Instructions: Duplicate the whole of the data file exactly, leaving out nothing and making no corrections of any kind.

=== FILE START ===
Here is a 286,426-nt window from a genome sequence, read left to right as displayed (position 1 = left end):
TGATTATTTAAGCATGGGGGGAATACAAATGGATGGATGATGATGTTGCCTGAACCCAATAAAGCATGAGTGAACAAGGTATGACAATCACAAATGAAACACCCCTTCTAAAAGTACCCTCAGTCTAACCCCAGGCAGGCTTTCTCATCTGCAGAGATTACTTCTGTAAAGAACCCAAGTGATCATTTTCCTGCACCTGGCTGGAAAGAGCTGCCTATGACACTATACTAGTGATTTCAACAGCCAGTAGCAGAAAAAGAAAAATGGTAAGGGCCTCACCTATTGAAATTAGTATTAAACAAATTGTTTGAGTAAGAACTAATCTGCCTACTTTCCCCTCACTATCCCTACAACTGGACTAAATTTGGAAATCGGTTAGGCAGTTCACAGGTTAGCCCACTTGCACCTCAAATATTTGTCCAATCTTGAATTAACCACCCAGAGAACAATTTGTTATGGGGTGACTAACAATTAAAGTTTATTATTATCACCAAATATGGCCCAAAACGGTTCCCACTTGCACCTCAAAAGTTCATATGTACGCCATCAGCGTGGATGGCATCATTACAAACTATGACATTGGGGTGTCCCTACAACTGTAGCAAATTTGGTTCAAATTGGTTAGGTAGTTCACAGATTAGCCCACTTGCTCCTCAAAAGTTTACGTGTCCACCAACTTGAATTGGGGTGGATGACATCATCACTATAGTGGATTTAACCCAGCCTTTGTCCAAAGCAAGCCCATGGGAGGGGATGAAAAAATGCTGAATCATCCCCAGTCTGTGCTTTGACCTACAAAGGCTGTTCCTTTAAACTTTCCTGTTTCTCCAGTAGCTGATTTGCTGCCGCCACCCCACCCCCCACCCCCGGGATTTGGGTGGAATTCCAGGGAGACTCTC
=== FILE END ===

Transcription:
Here is a 286,426-nt window from a genome sequence, read left to right as displayed (position 1 = left end):
TGATTATTTAAGCATGGGGGGAATACAAATGGATGGATGATGATGTTGCCTGAACCCAATAAAGCATGAGTGAACAAGGTATGACAATCACAAATGAAACACCCCTTCTAAAAGTACCCTCAGTCTAACCCCAGGCAGGCTTTCTCATCTGCAGAGATTACTTCTGTAAAGAACCCAAGTGATCATTTTCCTGCACCTGGCTGGAAAGAGCTGCCTATGACACTATACTAGTGATTTCAACAGCCAGTAGCAGAAAAAGAAAAATGGTAAGGGCCTCACCTATTGAAATTAGTATTAAACAAATTGTTTGAGTAAGAACTAATCTGCCTACTTTCCCCTCACTATCCCTACAACTGGACTAAATTTGGAAATCGGTTAGGCAGTTCACAGGTTAGCCCACTTGCACCTCAAATATTTGTCCAATCTTGAATTAACCACCCAGAGAACAATTTGTTATGGGGTGACTAACAATTAAAGTTTATTATTATCACCAAATATGGCCCAAAACGGTTCCCACTTGCACCTCAAAAGTTCATATGTACGCCATCAGCGTGGATGGCATCATTACAAACTATGACATTGGGGTGTCCCTACAACTGTAGCAAATTTGGTTCAAATTGGTTAGGTAGTTCACAGATTAGCCCACTTGCTCCTCAAAAGTTTACGTGTCCACCAACTTGAATTGGGGTGGATGACATCATCACTATAGTGGATTTAACCCAGCCTTTGTCCAAAGCAAGCCCATGGGAGGGGATGAAAAAATGCTGAATCATCCCCAGTCTGTGCTTTGACCTACAAAGGCTGTTCCTTTAAACTTTCCTGTTTCTCCAGTAGCTGATTTGCTGCCGCCACCCCACCCCCCACCCCCGGGATTTGGGTGGAATTCCAGGGAGACTCTC